2. Writers who use computers should store any work that needs a time-out in a separate file that is on a couple of back-up systems, whether you use a thumb drive or the cloud. Don’t only save them on the hard drive of your computer.

Saving it does not mean you have to work on it ever again. You are not tied to this work. But it is part of your growth, and it’s helpful to use it as a tool to prove to yourself that you are improving as a writer. This in turn will encourage you to keep with your quest during the low points.

Throwing your stories away means you stop giving yourself a chance. Throwing them away is the same as denying your gift of storytelling.

Your ultimate quest could be publication, or it could be writing a family memoir for your grandchildren. Whatever calls you to write, in the end, it’s about feeling good about what you love to do.

This Wednesday on my Twitter chat I want to know what you do with your stories (or your writing in general) when you’re not feeling it. (Warning: You better not be throwing your work away!) I’d love to see you there!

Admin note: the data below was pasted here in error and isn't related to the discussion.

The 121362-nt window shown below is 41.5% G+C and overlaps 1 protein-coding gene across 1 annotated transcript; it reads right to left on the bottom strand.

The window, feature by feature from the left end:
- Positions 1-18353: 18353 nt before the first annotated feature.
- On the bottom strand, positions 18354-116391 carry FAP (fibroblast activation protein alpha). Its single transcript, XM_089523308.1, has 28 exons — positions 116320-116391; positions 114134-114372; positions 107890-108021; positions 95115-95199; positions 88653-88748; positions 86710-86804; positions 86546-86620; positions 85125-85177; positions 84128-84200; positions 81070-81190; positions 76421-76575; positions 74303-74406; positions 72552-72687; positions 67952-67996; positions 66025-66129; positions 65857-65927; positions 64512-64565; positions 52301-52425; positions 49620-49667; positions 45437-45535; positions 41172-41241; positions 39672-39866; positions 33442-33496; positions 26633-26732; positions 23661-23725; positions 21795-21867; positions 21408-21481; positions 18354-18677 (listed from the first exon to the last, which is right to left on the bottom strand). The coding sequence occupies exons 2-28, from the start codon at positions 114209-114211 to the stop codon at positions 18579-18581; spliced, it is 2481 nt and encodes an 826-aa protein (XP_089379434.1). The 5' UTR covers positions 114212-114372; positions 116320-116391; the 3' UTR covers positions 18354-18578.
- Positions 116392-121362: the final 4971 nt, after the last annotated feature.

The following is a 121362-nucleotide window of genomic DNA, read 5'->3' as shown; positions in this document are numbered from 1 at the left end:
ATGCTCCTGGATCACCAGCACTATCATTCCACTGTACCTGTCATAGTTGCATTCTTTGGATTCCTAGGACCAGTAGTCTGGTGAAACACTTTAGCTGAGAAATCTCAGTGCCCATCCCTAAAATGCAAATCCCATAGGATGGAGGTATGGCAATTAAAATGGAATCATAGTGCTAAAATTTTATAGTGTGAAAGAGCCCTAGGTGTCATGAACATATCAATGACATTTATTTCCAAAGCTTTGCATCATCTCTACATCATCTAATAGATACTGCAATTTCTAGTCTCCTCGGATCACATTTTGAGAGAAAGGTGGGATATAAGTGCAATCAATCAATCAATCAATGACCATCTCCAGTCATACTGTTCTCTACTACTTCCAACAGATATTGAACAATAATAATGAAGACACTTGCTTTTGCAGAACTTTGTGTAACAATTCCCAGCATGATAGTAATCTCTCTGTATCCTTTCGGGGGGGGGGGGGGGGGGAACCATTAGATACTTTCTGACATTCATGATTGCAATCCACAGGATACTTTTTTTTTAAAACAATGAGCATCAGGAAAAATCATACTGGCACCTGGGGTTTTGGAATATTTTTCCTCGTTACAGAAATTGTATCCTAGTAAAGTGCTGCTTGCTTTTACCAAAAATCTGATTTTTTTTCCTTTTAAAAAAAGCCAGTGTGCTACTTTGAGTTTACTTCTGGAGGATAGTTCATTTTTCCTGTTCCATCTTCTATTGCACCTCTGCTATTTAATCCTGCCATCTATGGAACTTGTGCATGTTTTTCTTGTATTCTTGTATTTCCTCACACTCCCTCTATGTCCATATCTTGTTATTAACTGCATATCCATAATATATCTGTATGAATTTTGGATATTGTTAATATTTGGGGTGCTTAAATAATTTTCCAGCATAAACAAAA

My Twitter handle is @4amWriter

Wednesdays 8-9 pm #museflychat

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Don’t forget–Dare to Write Summer Challenge is still on! You have until August 26th to send me something you wrote. It can be fiction, non-fiction, a chapter, a page, or a short story! Send it to me via Word document attachment to k [dot] johnston [at] comcast [dot] net for a chance to win a fun prize–either a story coaching session or a copy of one of my two ebooks!

 

Have a writerly day!

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31 thoughts on “What do you do with your stories when you’re not feeling it?

  1. That is great advice. I regret a bunch of the stories from my younger days that I tossed because some of them were downright embarrassing. *sigh* Wish I had them now. To explore. To breathe new life into. Or simply to remember what intrigued me as a younger me, and revisit that early learning.

    Liked by 1 person

  2. Wonderful advice! Just yesterday, I was going through some old files and found some bits of writing I had done. It’s always a good idea to go through the old writing that we keep from time to time. And, so often, the writing is better than I thought – that inner critique softens with time, doesn’t it?

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    • I think you’re right, Letizia. The inner critic does soften over time–or becomes wiser? Something positive happens, though. I’d stopped throwing my work away when I was in my late twenties, so I have stuff from then. I re-read those stories a few months ago and I was pleased to feel a stirring, a curiosity, a desire to try writing them again. That’s a good thing!